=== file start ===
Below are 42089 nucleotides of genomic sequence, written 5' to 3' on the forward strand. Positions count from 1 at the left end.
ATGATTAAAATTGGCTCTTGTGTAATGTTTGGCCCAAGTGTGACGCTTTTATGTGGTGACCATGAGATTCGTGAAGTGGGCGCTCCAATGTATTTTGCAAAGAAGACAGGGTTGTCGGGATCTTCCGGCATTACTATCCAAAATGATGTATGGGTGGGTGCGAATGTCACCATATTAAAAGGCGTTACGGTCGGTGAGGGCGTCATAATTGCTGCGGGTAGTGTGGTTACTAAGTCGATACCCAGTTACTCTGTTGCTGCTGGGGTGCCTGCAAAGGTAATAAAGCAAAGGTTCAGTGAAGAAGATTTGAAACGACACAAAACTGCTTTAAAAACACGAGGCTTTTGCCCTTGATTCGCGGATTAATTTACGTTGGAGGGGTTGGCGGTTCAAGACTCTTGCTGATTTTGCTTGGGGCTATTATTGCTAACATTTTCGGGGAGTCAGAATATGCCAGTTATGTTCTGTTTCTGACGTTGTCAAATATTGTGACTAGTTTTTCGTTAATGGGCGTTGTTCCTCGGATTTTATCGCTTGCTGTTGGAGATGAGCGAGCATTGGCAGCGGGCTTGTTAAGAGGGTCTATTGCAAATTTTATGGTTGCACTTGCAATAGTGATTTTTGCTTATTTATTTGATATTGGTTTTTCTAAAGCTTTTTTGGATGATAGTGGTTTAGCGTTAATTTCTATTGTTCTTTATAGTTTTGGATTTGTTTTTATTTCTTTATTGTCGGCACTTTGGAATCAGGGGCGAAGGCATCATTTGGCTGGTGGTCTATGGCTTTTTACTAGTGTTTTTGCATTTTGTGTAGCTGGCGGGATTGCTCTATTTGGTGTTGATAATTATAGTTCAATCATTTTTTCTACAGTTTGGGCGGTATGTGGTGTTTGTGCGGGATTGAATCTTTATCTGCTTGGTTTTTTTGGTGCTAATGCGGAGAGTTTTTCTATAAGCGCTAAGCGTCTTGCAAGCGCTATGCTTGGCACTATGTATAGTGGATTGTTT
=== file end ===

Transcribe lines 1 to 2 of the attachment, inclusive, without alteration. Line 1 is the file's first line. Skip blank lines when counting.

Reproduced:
Below are 42089 nucleotides of genomic sequence, written 5' to 3' on the forward strand. Positions count from 1 at the left end.
ATGATTAAAATTGGCTCTTGTGTAATGTTTGGCCCAAGTGTGACGCTTTTATGTGGTGACCATGAGATTCGTGAAGTGGGCGCTCCAATGTATTTTGCAAAGAAGACAGGGTTGTCGGGATCTTCCGGCATTACTATCCAAAATGATGTATGGGTGGGTGCGAATGTCACCATATTAAAAGGCGTTACGGTCGGTGAGGGCGTCATAATTGCTGCGGGTAGTGTGGTTACTAAGTCGATACCCAGTTACTCTGTTGCTGCTGGGGTGCCTGCAAAGGTAATAAAGCAAAGGTTCAGTGAAGAAGATTTGAAACGACACAAAACTGCTTTAAAAACACGAGGCTTTTGCCCTTGATTCGCGGATTAATTTACGTTGGAGGGGTTGGCGGTTCAAGACTCTTGCTGATTTTGCTTGGGGCTATTATTGCTAACATTTTCGGGGAGTCAGAATATGCCAGTTATGTTCTGTTTCTGACGTTGTCAAATATTGTGACTAGTTTTTCGTTAATGGGCGTTGTTCCTCGGATTTTATCGCTTGCTGTTGGAGATGAGCGAGCATTGGCAGCGGGCTTGTTAAGAGGGTCTATTGCAAATTTTATGGTTGCACTTGCAATAGTGATTTTTGCTTATTTATTTGATATTGGTTTTTCTAAAGCTTTTTTGGATGATAGTGGTTTAGCGTTAATTTCTATTGTTCTTTATAGTTTTGGATTTGTTTTTATTTCTTTATTGTCGGCACTTTGGAATCAGGGGCGAAGGCATCATTTGGCTGGTGGTCTATGGCTTTTTACTAGTGTTTTTGCATTTTGTGTAGCTGGCGGGATTGCTCTATTTGGTGTTGATAATTATAGTTCAATCATTTTTTCTACAGTTTGGGCGGTATGTGGTGTTTGTGCGGGATTGAATCTTTATCTGCTTGGTTTTTTTGGTGCTAATGCGGAGAGTTTTTCTATAAGCGCTAAGCGTCTTGCAAGCGCTATGCTTGGCACTATGTATAGTGGATTGTTT